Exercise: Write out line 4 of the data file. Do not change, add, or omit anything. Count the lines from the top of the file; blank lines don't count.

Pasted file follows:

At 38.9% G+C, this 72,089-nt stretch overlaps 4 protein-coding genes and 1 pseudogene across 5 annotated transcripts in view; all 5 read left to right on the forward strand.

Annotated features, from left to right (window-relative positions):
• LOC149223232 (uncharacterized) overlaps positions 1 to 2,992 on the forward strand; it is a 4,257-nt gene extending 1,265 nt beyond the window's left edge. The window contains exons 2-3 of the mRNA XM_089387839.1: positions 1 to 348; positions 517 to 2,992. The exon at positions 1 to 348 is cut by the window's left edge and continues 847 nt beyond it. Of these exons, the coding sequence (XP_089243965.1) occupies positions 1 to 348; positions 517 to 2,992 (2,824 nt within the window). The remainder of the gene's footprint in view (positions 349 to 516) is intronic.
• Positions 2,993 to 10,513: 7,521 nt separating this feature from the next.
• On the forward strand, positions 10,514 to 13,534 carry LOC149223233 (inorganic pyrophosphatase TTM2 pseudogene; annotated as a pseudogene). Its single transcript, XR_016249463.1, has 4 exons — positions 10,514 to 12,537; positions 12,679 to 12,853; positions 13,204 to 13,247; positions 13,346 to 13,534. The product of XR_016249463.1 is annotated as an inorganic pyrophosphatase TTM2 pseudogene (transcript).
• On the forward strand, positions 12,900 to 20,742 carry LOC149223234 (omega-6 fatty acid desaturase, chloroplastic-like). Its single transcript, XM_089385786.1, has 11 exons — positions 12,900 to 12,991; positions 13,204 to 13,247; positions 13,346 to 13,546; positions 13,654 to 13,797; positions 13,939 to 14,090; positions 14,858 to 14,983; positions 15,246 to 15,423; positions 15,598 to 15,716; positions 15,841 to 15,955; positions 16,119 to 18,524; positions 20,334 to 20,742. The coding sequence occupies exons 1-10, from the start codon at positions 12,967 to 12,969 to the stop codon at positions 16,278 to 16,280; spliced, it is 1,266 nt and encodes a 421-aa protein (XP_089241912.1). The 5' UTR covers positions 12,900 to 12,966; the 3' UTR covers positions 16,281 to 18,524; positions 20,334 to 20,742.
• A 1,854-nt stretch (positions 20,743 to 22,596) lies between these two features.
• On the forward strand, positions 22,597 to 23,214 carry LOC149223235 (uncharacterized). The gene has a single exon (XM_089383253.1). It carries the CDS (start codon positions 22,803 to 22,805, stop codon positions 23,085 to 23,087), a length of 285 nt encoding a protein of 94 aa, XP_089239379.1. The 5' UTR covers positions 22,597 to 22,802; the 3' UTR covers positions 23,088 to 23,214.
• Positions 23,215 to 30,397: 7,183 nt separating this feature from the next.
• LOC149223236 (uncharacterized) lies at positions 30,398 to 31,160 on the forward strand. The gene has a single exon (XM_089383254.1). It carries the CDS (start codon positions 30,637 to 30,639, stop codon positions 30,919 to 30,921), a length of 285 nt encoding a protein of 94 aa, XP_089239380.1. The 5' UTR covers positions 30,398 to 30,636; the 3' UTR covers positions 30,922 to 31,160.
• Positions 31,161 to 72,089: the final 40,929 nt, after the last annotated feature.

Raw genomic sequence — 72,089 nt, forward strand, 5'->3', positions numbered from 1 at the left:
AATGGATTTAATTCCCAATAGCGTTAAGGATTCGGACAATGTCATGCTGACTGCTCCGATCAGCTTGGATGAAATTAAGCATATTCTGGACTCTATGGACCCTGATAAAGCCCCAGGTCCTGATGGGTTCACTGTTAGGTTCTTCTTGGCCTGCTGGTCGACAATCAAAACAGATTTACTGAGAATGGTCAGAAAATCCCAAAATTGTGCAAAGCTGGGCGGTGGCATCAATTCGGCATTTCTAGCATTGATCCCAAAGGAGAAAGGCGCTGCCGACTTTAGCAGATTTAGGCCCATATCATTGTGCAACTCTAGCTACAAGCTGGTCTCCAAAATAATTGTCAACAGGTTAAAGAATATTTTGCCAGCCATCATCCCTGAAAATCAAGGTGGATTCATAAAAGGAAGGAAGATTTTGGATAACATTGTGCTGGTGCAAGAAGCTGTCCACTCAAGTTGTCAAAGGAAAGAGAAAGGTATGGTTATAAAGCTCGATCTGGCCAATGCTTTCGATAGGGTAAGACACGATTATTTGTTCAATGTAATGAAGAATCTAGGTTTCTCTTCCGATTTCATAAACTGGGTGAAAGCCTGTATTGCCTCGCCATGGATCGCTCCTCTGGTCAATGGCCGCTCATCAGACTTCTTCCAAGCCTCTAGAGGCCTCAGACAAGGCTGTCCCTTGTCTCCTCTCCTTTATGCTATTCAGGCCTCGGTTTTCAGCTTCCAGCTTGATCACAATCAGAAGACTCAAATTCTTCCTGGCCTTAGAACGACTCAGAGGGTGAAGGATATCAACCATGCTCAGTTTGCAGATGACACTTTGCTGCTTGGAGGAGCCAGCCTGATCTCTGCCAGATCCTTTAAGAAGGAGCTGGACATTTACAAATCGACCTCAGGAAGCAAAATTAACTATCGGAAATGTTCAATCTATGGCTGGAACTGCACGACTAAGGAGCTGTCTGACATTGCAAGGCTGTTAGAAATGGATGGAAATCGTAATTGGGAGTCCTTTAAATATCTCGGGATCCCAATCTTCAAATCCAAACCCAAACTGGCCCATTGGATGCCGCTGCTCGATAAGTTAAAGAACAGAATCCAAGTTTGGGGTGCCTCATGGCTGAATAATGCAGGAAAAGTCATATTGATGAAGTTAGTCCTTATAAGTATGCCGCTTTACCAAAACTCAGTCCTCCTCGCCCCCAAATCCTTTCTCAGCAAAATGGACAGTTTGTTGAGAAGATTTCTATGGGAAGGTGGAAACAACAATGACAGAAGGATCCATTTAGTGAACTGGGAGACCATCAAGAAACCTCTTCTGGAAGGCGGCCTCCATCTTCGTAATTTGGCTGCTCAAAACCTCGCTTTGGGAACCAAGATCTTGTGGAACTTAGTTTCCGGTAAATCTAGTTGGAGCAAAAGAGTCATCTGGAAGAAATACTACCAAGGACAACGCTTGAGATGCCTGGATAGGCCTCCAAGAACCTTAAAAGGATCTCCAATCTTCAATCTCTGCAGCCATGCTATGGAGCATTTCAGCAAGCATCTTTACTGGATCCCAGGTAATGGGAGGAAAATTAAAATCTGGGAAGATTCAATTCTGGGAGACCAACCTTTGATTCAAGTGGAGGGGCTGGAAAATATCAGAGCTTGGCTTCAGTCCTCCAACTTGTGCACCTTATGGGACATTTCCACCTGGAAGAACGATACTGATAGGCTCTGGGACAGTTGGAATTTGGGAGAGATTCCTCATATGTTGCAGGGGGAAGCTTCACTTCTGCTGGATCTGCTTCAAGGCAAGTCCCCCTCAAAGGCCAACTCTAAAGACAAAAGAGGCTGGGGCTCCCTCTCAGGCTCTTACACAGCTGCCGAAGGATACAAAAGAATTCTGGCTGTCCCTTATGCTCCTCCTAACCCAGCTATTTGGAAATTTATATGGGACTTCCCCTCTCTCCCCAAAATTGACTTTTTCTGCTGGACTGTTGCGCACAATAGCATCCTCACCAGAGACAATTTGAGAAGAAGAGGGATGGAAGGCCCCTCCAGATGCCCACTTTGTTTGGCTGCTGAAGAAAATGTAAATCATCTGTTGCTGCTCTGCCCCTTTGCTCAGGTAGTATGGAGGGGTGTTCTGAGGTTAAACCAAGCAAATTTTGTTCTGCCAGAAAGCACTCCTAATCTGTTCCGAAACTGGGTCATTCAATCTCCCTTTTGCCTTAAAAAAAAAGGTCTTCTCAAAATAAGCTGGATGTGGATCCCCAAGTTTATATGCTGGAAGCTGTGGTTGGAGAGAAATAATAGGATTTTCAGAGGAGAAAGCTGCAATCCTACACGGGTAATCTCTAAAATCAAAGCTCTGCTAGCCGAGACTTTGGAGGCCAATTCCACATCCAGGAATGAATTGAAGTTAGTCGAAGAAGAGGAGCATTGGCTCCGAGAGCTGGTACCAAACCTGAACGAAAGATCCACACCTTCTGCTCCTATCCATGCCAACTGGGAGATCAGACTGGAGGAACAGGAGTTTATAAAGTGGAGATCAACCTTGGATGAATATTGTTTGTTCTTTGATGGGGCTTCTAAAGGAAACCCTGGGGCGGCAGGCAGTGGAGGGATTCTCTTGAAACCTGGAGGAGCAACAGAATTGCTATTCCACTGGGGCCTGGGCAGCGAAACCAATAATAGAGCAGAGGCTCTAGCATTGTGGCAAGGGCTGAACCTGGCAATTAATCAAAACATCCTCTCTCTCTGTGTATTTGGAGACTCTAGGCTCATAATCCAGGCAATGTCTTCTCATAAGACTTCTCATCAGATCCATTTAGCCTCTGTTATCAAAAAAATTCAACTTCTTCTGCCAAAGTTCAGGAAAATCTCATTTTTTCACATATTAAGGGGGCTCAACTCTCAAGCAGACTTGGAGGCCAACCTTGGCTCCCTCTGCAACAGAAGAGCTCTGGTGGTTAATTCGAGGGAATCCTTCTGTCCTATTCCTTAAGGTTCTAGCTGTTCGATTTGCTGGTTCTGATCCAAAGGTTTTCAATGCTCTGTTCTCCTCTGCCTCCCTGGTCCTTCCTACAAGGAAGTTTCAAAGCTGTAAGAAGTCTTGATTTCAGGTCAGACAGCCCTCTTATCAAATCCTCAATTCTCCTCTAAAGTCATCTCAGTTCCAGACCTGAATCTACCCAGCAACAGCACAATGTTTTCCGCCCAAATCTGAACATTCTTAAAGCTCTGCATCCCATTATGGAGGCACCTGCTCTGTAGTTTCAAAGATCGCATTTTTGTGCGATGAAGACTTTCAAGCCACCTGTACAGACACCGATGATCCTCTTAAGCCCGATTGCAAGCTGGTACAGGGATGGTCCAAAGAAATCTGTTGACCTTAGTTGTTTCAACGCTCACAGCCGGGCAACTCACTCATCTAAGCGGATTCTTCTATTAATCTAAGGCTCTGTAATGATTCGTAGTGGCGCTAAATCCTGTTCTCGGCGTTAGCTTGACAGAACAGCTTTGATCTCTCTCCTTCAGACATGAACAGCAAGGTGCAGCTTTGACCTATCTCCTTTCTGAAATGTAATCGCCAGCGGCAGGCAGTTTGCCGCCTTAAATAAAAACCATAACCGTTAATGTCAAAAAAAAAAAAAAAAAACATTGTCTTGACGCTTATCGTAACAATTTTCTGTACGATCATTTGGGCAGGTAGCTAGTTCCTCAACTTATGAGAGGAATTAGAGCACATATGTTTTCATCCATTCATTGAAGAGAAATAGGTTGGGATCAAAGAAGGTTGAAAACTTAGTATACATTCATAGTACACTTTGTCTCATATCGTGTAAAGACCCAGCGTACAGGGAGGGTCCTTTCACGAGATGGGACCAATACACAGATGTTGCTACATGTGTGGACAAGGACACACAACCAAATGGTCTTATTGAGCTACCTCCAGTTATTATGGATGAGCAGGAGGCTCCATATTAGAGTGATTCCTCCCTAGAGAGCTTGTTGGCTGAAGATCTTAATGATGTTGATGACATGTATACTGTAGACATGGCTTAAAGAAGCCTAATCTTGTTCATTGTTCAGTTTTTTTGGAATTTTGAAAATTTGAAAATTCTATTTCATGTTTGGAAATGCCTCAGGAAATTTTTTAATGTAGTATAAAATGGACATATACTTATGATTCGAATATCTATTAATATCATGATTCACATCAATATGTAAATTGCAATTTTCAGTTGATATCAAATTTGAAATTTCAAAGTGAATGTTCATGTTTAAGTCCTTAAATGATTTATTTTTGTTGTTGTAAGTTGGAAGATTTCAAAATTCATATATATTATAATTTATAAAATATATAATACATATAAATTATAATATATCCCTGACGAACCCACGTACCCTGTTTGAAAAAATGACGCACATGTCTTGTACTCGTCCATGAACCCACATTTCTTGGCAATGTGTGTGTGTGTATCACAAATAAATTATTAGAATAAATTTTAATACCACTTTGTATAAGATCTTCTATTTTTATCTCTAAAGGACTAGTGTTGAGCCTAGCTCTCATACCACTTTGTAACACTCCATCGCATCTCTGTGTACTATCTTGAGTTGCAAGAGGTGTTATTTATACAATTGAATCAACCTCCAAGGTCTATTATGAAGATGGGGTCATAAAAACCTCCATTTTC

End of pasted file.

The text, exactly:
• Positions 2,993 to 10,513: 7,521 nt separating this feature from the next.